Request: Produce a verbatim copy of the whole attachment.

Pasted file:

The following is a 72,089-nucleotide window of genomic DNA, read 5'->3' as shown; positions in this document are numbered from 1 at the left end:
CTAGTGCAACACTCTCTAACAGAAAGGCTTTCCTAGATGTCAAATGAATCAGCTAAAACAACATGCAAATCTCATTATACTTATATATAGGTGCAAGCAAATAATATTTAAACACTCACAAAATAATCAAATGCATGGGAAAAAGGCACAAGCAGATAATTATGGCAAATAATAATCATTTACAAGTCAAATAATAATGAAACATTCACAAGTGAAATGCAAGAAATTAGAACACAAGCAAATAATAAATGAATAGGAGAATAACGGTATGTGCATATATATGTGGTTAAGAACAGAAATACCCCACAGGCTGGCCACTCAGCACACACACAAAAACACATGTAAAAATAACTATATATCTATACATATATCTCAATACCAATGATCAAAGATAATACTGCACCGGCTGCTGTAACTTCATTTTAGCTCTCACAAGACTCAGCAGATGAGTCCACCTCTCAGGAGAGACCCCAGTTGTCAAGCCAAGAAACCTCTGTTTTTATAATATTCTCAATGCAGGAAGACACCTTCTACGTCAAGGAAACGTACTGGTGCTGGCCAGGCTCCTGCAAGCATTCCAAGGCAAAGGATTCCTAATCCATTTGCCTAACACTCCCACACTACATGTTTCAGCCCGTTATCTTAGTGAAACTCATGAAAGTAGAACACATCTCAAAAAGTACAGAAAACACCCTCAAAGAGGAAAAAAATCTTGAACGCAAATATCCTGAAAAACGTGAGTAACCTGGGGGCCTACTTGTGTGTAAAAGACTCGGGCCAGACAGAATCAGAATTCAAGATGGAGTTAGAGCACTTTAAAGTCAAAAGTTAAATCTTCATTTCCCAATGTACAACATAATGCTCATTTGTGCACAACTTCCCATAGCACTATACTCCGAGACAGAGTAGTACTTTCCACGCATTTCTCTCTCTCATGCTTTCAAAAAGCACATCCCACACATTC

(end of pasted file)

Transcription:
The following is a 72,089-nucleotide window of genomic DNA, read 5'->3' as shown; positions in this document are numbered from 1 at the left end:
CTAGTGCAACACTCTCTAACAGAAAGGCTTTCCTAGATGTCAAATGAATCAGCTAAAACAACATGCAAATCTCATTATACTTATATATAGGTGCAAGCAAATAATATTTAAACACTCACAAAATAATCAAATGCATGGGAAAAAGGCACAAGCAGATAATTATGGCAAATAATAATCATTTACAAGTCAAATAATAATGAAACATTCACAAGTGAAATGCAAGAAATTAGAACACAAGCAAATAATAAATGAATAGGAGAATAACGGTATGTGCATATATATGTGGTTAAGAACAGAAATACCCCACAGGCTGGCCACTCAGCACACACACAAAAACACATGTAAAAATAACTATATATCTATACATATATCTCAATACCAATGATCAAAGATAATACTGCACCGGCTGCTGTAACTTCATTTTAGCTCTCACAAGACTCAGCAGATGAGTCCACCTCTCAGGAGAGACCCCAGTTGTCAAGCCAAGAAACCTCTGTTTTTATAATATTCTCAATGCAGGAAGACACCTTCTACGTCAAGGAAACGTACTGGTGCTGGCCAGGCTCCTGCAAGCATTCCAAGGCAAAGGATTCCTAATCCATTTGCCTAACACTCCCACACTACATGTTTCAGCCCGTTATCTTAGTGAAACTCATGAAAGTAGAACACATCTCAAAAAGTACAGAAAACACCCTCAAAGAGGAAAAAAATCTTGAACGCAAATATCCTGAAAAACGTGAGTAACCTGGGGGCCTACTTGTGTGTAAAAGACTCGGGCCAGACAGAATCAGAATTCAAGATGGAGTTAGAGCACTTTAAAGTCAAAAGTTAAATCTTCATTTCCCAATGTACAACATAATGCTCATTTGTGCACAACTTCCCATAGCACTATACTCCGAGACAGAGTAGTACTTTCCACGCATTTCTCTCTCTCATGCTTTCAAAAAGCACATCCCACACATTC